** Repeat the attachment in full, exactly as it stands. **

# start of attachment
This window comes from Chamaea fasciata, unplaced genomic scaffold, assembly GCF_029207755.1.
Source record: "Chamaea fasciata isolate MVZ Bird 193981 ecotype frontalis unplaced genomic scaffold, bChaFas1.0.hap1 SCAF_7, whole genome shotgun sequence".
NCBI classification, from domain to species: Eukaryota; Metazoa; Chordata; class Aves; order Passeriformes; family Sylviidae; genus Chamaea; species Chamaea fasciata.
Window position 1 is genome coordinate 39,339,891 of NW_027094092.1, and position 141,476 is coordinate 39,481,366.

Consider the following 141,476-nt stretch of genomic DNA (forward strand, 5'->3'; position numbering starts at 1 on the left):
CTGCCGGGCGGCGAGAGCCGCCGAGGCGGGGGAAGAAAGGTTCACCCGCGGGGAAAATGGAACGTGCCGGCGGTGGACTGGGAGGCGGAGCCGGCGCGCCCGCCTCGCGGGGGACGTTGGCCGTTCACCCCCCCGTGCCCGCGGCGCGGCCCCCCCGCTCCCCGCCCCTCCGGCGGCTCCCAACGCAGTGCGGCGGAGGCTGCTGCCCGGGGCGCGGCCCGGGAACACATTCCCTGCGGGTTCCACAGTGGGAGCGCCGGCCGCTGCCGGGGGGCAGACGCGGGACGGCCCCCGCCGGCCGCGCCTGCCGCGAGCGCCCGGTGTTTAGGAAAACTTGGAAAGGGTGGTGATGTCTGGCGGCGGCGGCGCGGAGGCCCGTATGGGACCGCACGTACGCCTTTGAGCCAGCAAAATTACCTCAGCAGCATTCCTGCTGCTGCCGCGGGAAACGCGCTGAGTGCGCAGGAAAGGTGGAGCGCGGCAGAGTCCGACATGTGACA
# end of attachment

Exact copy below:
This window comes from Chamaea fasciata, unplaced genomic scaffold, assembly GCF_029207755.1.
Source record: "Chamaea fasciata isolate MVZ Bird 193981 ecotype frontalis unplaced genomic scaffold, bChaFas1.0.hap1 SCAF_7, whole genome shotgun sequence".
NCBI classification, from domain to species: Eukaryota; Metazoa; Chordata; class Aves; order Passeriformes; family Sylviidae; genus Chamaea; species Chamaea fasciata.
Window position 1 is genome coordinate 39,339,891 of NW_027094092.1, and position 141,476 is coordinate 39,481,366.

Consider the following 141,476-nt stretch of genomic DNA (forward strand, 5'->3'; position numbering starts at 1 on the left):
CTGCCGGGCGGCGAGAGCCGCCGAGGCGGGGGAAGAAAGGTTCACCCGCGGGGAAAATGGAACGTGCCGGCGGTGGACTGGGAGGCGGAGCCGGCGCGCCCGCCTCGCGGGGGACGTTGGCCGTTCACCCCCCCGTGCCCGCGGCGCGGCCCCCCCGCTCCCCGCCCCTCCGGCGGCTCCCAACGCAGTGCGGCGGAGGCTGCTGCCCGGGGCGCGGCCCGGGAACACATTCCCTGCGGGTTCCACAGTGGGAGCGCCGGCCGCTGCCGGGGGGCAGACGCGGGACGGCCCCCGCCGGCCGCGCCTGCCGCGAGCGCCCGGTGTTTAGGAAAACTTGGAAAGGGTGGTGATGTCTGGCGGCGGCGGCGCGGAGGCCCGTATGGGACCGCACGTACGCCTTTGAGCCAGCAAAATTACCTCAGCAGCATTCCTGCTGCTGCCGCGGGAAACGCGCTGAGTGCGCAGGAAAGGTGGAGCGCGGCAGAGTCCGACATGTGACA